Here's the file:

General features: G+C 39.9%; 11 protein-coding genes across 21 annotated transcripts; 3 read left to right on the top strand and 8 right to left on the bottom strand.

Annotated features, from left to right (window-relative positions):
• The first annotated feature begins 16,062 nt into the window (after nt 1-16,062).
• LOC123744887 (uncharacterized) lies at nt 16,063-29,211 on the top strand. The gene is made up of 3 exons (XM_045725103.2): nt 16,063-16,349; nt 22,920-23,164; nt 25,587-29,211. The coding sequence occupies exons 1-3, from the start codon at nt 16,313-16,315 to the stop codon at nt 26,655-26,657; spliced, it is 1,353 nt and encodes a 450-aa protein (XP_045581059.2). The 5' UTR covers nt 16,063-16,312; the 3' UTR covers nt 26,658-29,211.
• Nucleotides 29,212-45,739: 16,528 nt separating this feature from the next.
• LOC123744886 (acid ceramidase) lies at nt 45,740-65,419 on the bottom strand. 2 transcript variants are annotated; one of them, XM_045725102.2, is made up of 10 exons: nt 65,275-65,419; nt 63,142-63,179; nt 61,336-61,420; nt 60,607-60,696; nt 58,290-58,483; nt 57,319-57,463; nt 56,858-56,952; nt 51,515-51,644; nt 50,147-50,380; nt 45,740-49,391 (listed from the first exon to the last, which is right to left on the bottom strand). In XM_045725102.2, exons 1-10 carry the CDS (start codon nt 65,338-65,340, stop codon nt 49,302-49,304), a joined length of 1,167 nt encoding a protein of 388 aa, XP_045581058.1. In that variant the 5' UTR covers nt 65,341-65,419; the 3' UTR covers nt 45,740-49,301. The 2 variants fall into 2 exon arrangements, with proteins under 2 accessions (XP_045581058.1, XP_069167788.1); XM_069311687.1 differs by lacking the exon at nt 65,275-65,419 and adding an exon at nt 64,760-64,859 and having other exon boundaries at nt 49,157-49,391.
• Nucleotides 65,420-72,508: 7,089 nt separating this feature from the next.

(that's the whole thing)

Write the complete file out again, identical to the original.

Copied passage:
General features: G+C 39.9%; 11 protein-coding genes across 21 annotated transcripts; 3 read left to right on the top strand and 8 right to left on the bottom strand.

Annotated features, from left to right (window-relative positions):
• The first annotated feature begins 16,062 nt into the window (after nt 1-16,062).
• LOC123744887 (uncharacterized) lies at nt 16,063-29,211 on the top strand. The gene is made up of 3 exons (XM_045725103.2): nt 16,063-16,349; nt 22,920-23,164; nt 25,587-29,211. The coding sequence occupies exons 1-3, from the start codon at nt 16,313-16,315 to the stop codon at nt 26,655-26,657; spliced, it is 1,353 nt and encodes a 450-aa protein (XP_045581059.2). The 5' UTR covers nt 16,063-16,312; the 3' UTR covers nt 26,658-29,211.
• Nucleotides 29,212-45,739: 16,528 nt separating this feature from the next.
• LOC123744886 (acid ceramidase) lies at nt 45,740-65,419 on the bottom strand. 2 transcript variants are annotated; one of them, XM_045725102.2, is made up of 10 exons: nt 65,275-65,419; nt 63,142-63,179; nt 61,336-61,420; nt 60,607-60,696; nt 58,290-58,483; nt 57,319-57,463; nt 56,858-56,952; nt 51,515-51,644; nt 50,147-50,380; nt 45,740-49,391 (listed from the first exon to the last, which is right to left on the bottom strand). In XM_045725102.2, exons 1-10 carry the CDS (start codon nt 65,338-65,340, stop codon nt 49,302-49,304), a joined length of 1,167 nt encoding a protein of 388 aa, XP_045581058.1. In that variant the 5' UTR covers nt 65,341-65,419; the 3' UTR covers nt 45,740-49,301. The 2 variants fall into 2 exon arrangements, with proteins under 2 accessions (XP_045581058.1, XP_069167788.1); XM_069311687.1 differs by lacking the exon at nt 65,275-65,419 and adding an exon at nt 64,760-64,859 and having other exon boundaries at nt 49,157-49,391.
• Nucleotides 65,420-72,508: 7,089 nt separating this feature from the next.